3. Design for search intent
It’s crucial to design your landing page for intent. For this, you will want to review the top-performing landing pages that you spotted in the previous steps.
There are two dimensions that you want to analyze:
- What do these landing pages talk about? You will want to learn the questions that they answer.
- What do they offer? Many landing pages will have interactive features such as tools, templates, calculators, etc., so take note of these ideas.
Coming back to Asana, its landing page for task management talks about:
- What is task management?
- What does task management software do?
- Key benefits of using task management software
- One place with all information
- Improve collaboration
- Track progress
- Due dates and deadlines
- Asana features, e.g., “See your tasks in different views”
- Using team task management tools
- Create a priority to-do list
- Start with the most difficult tasks
- Focus on one task at a time
- Set deadlines
- Companies using Asana (logos)
It gives you a pretty clear indication of the most important elements (definition, benefits, use cases, and trust signals) that you should include on your landing page.
You can also sometimes find useful insights into intent by checking the page’s keyword rankings.
For example, if we do this for Asana’s page using the Organic keywords report in Site Explorer, we see that it’s ranking for quite a few terms that include the words “team” or “group”:
This gives us some insight into the kind of person searching for task management software, which is more likely to be people responsible for managing teams than solopreneurs. It’s information like this that will help us design and create a landing page suited to searchers’ needs.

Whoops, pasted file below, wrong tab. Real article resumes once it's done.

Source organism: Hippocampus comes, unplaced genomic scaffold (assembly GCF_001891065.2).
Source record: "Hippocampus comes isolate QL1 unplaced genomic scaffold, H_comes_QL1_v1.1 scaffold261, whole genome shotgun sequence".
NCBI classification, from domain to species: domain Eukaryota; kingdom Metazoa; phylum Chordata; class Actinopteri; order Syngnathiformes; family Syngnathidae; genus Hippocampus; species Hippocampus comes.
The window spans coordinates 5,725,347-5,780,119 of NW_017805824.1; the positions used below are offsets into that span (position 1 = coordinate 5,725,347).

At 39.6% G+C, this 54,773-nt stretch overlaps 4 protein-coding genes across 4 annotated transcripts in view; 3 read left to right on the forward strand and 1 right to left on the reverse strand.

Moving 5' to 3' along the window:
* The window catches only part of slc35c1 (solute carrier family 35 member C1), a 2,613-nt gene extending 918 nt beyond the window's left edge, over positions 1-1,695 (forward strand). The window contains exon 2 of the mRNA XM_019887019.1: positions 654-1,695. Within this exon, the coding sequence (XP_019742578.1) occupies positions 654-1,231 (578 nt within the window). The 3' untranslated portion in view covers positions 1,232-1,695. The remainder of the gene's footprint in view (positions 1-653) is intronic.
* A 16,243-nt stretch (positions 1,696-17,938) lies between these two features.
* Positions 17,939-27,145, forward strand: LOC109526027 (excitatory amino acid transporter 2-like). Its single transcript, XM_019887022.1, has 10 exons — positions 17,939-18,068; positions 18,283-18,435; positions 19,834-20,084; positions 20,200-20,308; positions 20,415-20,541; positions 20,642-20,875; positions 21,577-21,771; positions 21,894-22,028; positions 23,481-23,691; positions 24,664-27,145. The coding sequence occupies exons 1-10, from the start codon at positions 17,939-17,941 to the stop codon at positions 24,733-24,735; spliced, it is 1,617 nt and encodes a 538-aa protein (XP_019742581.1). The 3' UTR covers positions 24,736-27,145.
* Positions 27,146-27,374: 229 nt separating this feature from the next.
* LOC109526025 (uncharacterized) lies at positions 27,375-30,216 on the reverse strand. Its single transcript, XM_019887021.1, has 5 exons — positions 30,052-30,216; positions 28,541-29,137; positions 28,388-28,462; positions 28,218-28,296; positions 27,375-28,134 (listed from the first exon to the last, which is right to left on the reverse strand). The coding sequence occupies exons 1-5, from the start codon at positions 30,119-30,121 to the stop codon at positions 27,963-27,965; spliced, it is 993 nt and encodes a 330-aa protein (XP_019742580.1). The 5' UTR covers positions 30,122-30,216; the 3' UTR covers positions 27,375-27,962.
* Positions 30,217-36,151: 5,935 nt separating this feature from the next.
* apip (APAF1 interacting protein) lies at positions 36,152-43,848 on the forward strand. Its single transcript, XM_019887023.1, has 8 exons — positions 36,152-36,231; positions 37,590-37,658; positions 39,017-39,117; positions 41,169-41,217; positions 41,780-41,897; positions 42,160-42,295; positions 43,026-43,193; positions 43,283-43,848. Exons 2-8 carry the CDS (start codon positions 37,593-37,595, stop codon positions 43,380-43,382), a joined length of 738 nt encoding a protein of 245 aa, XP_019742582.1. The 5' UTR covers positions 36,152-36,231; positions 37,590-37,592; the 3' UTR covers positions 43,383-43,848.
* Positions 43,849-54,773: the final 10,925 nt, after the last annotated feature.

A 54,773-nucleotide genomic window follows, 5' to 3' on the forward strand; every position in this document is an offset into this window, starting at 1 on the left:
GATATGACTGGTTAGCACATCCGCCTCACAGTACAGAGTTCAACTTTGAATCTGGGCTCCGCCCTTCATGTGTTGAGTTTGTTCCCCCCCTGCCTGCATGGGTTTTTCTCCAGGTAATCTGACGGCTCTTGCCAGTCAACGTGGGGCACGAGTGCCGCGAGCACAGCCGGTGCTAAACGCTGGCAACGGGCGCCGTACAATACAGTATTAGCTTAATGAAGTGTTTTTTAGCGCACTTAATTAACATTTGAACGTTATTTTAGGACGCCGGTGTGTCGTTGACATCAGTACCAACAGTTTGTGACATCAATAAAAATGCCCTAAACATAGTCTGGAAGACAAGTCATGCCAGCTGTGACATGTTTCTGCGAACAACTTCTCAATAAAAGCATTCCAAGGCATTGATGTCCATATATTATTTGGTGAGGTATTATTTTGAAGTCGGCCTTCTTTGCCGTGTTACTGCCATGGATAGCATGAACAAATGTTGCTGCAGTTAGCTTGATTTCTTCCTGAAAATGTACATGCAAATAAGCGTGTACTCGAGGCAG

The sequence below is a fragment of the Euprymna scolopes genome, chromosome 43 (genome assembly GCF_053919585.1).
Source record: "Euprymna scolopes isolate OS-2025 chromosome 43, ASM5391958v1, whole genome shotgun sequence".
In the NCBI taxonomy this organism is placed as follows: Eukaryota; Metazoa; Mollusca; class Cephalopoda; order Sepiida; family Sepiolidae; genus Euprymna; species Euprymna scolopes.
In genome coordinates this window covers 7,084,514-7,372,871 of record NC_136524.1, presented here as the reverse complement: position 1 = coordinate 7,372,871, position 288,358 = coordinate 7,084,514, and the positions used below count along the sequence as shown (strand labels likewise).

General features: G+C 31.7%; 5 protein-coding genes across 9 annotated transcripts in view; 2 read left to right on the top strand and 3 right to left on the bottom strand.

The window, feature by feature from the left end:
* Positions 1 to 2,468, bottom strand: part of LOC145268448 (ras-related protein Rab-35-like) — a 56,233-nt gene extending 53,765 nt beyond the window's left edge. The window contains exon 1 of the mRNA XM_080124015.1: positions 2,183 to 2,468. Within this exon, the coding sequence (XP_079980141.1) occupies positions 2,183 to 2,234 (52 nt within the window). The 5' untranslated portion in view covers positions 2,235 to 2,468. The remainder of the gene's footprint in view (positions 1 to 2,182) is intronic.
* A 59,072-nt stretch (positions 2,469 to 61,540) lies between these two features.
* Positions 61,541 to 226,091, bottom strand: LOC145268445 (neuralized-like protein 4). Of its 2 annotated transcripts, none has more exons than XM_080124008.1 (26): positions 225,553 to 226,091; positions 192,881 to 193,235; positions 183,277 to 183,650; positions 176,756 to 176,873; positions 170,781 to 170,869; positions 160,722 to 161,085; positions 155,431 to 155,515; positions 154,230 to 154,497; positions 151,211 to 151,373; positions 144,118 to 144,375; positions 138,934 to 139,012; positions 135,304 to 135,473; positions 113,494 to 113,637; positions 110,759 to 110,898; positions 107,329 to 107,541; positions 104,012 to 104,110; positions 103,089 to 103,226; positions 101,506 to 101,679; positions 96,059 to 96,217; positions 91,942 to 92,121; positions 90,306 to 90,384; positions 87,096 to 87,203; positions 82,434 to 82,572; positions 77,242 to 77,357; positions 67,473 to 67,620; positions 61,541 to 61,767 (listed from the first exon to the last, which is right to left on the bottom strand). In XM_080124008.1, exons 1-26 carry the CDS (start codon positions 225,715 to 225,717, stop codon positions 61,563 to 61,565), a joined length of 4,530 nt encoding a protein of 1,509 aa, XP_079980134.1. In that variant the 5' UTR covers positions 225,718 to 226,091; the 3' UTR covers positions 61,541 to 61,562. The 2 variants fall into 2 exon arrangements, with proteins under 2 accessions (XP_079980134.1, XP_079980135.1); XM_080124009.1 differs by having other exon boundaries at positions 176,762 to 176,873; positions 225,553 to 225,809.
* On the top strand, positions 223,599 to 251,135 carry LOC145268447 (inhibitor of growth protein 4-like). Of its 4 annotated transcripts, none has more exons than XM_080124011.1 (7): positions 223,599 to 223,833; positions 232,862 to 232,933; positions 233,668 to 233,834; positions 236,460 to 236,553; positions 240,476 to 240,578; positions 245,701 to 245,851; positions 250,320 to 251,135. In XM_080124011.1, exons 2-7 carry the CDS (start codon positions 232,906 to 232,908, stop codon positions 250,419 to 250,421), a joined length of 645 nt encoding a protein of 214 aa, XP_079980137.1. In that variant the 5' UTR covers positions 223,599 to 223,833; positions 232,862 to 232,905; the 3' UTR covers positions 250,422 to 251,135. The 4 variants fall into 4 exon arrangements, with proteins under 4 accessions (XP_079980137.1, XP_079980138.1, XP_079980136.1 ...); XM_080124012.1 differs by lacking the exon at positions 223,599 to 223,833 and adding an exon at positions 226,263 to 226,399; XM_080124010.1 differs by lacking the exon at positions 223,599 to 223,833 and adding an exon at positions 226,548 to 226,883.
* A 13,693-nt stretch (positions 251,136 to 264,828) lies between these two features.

Looking back at the landing page itself, we can also see it gives practical task management tips but does not have an interactive feature.
It’s clear then that a well-laid-out, informative landing page is what you want to build to compete with Asana.
To contrast this example: This page is the opposite! It doesn’t talk about online stopwatches—it is an online stopwatch. Your strategy to design a competitive landing page will be to create an interactive feature as well.
4. Nail your on-page SEO
Now that you’ve got a good-looking landing page with a compelling CTA, let’s make sure that Google loves your page too.
This quick and dirty on-page SEO checklist will allow you to meet ranking factors:
- Did you place the main keyword in the URL?
- Is your URL short and focused?
- Did you create a compelling page title tag and meta description?
- Are you using the main keyword in your H1? Is there only one H1?
- Are you using subheadings for hierarchy and structure?
- Did you optimize your images by compressing them, choosing a good file name, and adding appropriate alt text?
For a more detailed checklist, check out our on-page SEO checklist.
5. Build good backlinks
Given that keywords with “landing page intent” tend to be quite lucrative (because companies are getting leads), chances are they’re going to be at least somewhat competitive.
Competitiveness usually translates to having to build more links. The Keyword Difficulty (KD) score and the SERP overview in Ahrefs’ Keywords Explorer will help you determine roughly how many links you will need.
There are many different link-building strategies that can help you to reach your target, so covering them all is beyond the scope of this article. However, a good starting point is to look under the hood of your competitors’ landing pages and see where they are getting their links from. Do you see trends?
For example, if we plug Asana’s task management landing page into Site Explorer and check the Backlinks report, we immediately see a trend: It has lots of links from lists of task management apps:
So, in this case, one link-building strategy we may want to employ to build backlinks to a similar landing page is to try and get featured on similar lists.
Other trends you may spot when looking at backlinks…